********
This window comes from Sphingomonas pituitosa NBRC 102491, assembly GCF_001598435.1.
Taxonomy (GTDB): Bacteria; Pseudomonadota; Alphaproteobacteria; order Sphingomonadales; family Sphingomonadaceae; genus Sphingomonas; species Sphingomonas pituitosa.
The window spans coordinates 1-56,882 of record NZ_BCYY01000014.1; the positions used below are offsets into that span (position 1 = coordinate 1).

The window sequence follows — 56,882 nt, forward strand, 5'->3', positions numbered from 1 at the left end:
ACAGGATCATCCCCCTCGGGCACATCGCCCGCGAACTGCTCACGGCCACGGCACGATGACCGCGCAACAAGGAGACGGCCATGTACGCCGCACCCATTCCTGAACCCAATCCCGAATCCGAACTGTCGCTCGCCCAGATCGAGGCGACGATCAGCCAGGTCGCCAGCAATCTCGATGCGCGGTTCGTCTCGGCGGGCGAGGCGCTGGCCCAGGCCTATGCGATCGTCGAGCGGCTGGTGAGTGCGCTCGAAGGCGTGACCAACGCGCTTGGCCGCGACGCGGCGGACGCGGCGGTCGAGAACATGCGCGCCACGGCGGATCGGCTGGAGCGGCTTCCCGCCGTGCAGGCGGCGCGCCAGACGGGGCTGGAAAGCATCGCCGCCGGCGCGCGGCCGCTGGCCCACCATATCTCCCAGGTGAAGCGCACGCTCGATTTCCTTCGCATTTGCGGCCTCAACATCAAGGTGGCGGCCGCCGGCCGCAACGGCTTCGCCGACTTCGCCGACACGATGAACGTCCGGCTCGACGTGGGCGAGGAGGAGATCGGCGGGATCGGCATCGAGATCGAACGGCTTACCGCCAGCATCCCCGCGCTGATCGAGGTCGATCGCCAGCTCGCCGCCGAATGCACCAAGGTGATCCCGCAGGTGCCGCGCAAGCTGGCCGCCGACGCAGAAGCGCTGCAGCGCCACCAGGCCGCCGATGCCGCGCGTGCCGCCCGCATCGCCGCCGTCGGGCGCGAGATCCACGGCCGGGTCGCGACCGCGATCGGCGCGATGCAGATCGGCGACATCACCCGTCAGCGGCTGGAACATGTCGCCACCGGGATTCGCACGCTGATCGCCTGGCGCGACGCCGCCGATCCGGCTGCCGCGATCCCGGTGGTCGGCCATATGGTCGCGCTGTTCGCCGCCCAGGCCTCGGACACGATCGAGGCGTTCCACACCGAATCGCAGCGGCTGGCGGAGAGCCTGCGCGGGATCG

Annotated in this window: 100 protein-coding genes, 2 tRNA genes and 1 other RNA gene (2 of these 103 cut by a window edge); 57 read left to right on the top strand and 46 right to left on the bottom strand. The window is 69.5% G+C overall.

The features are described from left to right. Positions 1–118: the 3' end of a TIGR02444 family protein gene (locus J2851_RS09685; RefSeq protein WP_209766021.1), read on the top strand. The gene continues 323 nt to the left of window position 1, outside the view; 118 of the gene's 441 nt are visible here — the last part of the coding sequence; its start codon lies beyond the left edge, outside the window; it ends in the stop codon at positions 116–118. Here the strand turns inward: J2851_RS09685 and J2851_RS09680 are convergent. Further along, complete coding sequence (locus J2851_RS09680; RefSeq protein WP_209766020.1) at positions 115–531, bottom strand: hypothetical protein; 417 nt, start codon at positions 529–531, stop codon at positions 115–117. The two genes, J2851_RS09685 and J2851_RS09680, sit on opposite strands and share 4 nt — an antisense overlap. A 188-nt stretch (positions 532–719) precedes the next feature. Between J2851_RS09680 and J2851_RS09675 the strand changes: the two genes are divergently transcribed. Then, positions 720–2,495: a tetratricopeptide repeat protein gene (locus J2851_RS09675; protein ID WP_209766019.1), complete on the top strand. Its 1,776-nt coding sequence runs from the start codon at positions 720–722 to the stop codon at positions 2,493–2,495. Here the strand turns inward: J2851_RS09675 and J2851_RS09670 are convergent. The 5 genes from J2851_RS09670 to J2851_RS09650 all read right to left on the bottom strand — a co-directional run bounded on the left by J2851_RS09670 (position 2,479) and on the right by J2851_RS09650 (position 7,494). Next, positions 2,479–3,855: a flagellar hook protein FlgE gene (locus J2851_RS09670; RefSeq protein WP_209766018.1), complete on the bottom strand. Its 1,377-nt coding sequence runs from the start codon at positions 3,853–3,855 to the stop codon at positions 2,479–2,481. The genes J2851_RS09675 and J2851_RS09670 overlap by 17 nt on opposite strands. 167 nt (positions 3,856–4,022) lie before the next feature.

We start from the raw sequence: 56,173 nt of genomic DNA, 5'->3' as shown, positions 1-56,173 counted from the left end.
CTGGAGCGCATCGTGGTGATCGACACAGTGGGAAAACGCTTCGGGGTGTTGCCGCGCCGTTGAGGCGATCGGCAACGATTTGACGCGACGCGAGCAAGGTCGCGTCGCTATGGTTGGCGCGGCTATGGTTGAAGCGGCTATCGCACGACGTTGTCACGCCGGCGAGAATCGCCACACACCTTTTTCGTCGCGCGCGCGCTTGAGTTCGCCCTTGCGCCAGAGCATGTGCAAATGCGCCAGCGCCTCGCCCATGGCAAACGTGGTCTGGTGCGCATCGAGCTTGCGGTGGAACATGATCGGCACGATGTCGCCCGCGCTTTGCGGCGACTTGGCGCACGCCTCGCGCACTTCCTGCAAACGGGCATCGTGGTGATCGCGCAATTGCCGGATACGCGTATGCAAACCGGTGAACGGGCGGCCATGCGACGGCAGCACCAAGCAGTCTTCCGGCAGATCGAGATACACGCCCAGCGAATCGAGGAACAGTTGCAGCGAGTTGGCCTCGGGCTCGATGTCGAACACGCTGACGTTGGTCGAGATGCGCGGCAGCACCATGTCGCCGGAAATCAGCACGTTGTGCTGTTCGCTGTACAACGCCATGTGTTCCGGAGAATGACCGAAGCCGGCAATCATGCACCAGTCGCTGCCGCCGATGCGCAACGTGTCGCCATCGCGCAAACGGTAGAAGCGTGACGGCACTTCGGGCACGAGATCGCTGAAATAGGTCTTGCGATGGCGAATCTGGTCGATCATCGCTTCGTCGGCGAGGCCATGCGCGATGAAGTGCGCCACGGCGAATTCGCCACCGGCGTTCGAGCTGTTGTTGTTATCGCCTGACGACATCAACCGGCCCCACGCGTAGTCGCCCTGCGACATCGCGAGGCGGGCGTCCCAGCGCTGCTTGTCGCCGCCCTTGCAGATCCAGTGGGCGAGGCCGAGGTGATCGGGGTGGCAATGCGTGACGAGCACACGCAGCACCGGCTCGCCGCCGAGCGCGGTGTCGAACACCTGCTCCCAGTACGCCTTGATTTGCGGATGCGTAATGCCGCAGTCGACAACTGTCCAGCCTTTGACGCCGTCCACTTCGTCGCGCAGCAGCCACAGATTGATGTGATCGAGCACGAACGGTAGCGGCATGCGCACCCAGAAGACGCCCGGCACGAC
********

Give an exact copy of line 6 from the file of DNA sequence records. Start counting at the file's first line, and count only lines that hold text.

Annotated in this window: 100 protein-coding genes, 2 tRNA genes and 1 other RNA gene (2 of these 103 cut by a window edge); 57 read left to right on the top strand and 46 right to left on the bottom strand. The window is 69.5% G+C overall.